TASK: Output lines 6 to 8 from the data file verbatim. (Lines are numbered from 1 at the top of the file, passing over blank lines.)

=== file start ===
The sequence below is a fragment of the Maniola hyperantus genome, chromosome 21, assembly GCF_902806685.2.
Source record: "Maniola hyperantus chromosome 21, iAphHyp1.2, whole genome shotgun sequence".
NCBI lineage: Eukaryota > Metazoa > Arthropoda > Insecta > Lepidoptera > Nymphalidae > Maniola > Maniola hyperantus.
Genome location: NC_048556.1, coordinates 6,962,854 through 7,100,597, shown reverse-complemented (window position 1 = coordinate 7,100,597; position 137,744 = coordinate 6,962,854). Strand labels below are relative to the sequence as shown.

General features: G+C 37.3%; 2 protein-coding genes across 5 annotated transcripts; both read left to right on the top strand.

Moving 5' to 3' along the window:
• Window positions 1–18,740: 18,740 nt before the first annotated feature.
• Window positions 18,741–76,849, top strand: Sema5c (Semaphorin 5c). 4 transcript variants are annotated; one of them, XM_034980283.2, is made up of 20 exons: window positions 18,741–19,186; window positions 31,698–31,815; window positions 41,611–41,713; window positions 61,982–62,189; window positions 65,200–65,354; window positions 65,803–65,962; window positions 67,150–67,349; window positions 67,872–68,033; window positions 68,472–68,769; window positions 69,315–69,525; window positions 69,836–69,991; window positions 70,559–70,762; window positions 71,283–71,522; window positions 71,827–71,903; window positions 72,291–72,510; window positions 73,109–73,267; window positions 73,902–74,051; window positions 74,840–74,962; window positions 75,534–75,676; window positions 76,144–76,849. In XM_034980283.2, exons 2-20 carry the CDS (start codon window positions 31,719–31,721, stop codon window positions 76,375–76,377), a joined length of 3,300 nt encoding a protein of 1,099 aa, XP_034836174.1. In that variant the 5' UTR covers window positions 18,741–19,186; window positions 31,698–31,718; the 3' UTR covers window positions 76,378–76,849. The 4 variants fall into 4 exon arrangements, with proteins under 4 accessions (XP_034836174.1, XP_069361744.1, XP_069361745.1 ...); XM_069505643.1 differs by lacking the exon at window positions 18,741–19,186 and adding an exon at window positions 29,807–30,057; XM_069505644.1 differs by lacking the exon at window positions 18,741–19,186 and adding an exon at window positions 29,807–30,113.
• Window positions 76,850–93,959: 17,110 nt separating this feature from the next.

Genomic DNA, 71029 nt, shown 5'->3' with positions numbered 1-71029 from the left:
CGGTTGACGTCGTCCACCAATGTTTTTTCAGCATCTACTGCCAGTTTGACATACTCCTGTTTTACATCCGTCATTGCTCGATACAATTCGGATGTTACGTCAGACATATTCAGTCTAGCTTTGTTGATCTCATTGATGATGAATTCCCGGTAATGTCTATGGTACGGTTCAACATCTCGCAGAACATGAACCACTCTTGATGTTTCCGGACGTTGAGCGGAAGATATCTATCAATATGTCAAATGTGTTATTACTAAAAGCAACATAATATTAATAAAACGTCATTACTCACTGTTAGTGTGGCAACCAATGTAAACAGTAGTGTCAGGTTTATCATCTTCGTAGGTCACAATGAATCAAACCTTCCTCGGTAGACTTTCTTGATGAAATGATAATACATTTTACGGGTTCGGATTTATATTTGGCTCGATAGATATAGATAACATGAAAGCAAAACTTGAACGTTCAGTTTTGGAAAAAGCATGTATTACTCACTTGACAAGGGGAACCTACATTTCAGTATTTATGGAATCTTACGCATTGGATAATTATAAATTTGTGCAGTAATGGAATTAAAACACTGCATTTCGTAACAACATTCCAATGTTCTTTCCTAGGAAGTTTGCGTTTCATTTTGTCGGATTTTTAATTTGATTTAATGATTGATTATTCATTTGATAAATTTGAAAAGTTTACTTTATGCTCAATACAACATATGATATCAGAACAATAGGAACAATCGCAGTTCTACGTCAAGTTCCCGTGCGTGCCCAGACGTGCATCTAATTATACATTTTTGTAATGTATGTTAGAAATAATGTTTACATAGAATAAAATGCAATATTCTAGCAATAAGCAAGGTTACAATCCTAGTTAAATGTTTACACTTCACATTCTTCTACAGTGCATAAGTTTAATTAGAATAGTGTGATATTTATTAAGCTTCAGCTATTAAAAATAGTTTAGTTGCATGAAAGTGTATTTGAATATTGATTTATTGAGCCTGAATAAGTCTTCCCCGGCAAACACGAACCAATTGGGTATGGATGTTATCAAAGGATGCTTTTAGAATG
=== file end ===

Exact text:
Moving 5' to 3' along the window:
• Window positions 1–18,740: 18,740 nt before the first annotated feature.
• Window positions 18,741–76,849, top strand: Sema5c (Semaphorin 5c). 4 transcript variants are annotated; one of them, XM_034980283.2, is made up of 20 exons: window positions 18,741–19,186; window positions 31,698–31,815; window positions 41,611–41,713; window positions 61,982–62,189; window positions 65,200–65,354; window positions 65,803–65,962; window positions 67,150–67,349; window positions 67,872–68,033; window positions 68,472–68,769; window positions 69,315–69,525; window positions 69,836–69,991; window positions 70,559–70,762; window positions 71,283–71,522; window positions 71,827–71,903; window positions 72,291–72,510; window positions 73,109–73,267; window positions 73,902–74,051; window positions 74,840–74,962; window positions 75,534–75,676; window positions 76,144–76,849. In XM_034980283.2, exons 2-20 carry the CDS (start codon window positions 31,719–31,721, stop codon window positions 76,375–76,377), a joined length of 3,300 nt encoding a protein of 1,099 aa, XP_034836174.1. In that variant the 5' UTR covers window positions 18,741–19,186; window positions 31,698–31,718; the 3' UTR covers window positions 76,378–76,849. The 4 variants fall into 4 exon arrangements, with proteins under 4 accessions (XP_034836174.1, XP_069361744.1, XP_069361745.1 ...); XM_069505643.1 differs by lacking the exon at window positions 18,741–19,186 and adding an exon at window positions 29,807–30,057; XM_069505644.1 differs by lacking the exon at window positions 18,741–19,186 and adding an exon at window positions 29,807–30,113.